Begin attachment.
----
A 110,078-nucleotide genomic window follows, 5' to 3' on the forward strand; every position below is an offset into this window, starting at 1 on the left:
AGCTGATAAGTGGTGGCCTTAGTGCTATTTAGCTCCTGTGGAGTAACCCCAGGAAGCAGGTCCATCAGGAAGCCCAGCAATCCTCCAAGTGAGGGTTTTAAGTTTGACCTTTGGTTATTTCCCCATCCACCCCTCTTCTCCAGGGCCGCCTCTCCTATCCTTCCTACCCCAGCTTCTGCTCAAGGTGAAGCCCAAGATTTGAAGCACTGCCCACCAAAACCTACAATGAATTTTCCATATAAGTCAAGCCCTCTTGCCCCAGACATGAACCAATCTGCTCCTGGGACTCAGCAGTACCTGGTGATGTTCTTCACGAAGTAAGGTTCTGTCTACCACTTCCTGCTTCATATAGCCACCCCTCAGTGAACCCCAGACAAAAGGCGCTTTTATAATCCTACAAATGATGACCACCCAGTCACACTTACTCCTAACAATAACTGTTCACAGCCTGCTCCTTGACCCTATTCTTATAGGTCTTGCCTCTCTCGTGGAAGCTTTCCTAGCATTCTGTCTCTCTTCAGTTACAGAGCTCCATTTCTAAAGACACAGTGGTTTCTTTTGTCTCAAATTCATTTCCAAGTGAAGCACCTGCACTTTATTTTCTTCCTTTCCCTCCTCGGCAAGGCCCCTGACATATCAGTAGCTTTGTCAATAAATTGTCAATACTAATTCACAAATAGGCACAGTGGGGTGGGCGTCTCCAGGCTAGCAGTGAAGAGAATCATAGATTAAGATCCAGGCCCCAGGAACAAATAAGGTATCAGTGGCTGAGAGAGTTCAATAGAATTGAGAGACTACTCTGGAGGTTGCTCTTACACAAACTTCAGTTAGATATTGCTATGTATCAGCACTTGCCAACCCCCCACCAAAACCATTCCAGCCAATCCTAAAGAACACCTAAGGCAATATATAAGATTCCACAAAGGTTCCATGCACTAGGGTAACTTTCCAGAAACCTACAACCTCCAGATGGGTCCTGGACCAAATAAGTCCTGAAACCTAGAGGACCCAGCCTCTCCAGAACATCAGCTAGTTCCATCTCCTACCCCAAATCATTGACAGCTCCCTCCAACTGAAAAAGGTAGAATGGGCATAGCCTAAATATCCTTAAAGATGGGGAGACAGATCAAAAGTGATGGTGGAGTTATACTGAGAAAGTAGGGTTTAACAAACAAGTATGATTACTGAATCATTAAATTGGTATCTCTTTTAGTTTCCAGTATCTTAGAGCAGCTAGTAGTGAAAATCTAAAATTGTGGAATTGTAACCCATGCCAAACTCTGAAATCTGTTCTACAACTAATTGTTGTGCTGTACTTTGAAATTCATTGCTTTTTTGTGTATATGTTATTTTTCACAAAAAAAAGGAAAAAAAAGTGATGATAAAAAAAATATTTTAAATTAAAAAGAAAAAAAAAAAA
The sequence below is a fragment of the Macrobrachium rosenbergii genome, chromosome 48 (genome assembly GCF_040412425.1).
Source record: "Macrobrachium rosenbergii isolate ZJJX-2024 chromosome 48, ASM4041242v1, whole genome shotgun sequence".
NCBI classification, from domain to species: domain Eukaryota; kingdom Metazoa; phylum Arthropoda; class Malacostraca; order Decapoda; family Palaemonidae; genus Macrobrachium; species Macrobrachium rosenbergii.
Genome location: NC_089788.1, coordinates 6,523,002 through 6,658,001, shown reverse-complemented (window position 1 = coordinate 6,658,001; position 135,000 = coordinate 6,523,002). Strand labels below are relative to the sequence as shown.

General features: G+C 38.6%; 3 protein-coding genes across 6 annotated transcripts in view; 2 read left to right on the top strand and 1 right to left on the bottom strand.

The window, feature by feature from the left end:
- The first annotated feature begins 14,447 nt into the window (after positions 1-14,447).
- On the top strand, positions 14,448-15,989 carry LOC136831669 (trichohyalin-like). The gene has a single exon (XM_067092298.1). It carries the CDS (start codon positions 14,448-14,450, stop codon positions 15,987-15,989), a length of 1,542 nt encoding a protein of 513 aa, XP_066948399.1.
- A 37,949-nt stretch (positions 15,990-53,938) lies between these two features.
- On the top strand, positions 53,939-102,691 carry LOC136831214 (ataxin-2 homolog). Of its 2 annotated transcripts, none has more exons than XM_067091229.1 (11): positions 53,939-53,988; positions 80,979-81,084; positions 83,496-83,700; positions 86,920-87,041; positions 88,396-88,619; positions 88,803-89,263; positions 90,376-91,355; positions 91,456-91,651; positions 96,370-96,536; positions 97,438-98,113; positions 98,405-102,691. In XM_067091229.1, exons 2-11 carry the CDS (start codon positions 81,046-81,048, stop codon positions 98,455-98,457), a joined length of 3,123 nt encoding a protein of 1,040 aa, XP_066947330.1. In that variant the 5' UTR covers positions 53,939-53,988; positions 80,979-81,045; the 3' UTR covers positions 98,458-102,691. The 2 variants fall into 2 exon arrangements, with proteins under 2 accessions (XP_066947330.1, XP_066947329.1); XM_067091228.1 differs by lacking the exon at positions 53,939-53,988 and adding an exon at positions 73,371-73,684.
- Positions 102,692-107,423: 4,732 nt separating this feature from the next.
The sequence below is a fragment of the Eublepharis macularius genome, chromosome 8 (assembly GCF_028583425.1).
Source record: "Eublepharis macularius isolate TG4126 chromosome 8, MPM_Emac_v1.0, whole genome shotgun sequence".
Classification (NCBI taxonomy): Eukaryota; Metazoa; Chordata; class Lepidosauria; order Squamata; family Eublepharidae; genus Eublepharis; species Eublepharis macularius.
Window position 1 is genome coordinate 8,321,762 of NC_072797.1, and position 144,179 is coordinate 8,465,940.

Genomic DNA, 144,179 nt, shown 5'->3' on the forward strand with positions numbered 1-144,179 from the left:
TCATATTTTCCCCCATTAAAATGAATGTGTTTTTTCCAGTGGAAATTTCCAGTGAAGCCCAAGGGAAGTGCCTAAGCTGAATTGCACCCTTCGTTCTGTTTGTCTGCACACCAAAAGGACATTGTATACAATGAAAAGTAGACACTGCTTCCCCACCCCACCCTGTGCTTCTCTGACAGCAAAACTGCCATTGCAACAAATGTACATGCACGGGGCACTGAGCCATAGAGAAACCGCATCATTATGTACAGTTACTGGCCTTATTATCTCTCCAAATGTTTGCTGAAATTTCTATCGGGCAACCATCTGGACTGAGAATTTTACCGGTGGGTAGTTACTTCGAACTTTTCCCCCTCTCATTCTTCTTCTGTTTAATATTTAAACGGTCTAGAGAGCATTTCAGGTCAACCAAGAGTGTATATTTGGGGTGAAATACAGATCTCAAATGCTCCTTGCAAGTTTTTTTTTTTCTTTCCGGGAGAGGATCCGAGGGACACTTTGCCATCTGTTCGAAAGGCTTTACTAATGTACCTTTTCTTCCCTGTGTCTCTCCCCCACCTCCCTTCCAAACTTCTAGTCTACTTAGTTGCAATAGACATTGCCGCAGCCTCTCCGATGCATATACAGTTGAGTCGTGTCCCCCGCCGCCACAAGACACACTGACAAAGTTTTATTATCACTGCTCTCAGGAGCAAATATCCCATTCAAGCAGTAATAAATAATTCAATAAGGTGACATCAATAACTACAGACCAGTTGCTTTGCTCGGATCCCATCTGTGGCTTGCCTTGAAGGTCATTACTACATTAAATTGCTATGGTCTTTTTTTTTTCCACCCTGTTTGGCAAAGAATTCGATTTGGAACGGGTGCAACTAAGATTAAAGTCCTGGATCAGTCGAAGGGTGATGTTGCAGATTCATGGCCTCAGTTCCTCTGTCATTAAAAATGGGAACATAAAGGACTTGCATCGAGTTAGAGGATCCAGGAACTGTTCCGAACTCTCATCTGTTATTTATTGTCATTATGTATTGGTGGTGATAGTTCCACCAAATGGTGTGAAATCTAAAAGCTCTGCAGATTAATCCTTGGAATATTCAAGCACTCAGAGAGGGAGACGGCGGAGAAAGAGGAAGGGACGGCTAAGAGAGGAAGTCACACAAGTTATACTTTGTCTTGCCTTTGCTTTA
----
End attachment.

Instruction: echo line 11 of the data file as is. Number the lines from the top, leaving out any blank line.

- A 37,949-nt stretch (positions 15,990-53,938) lies between these two features.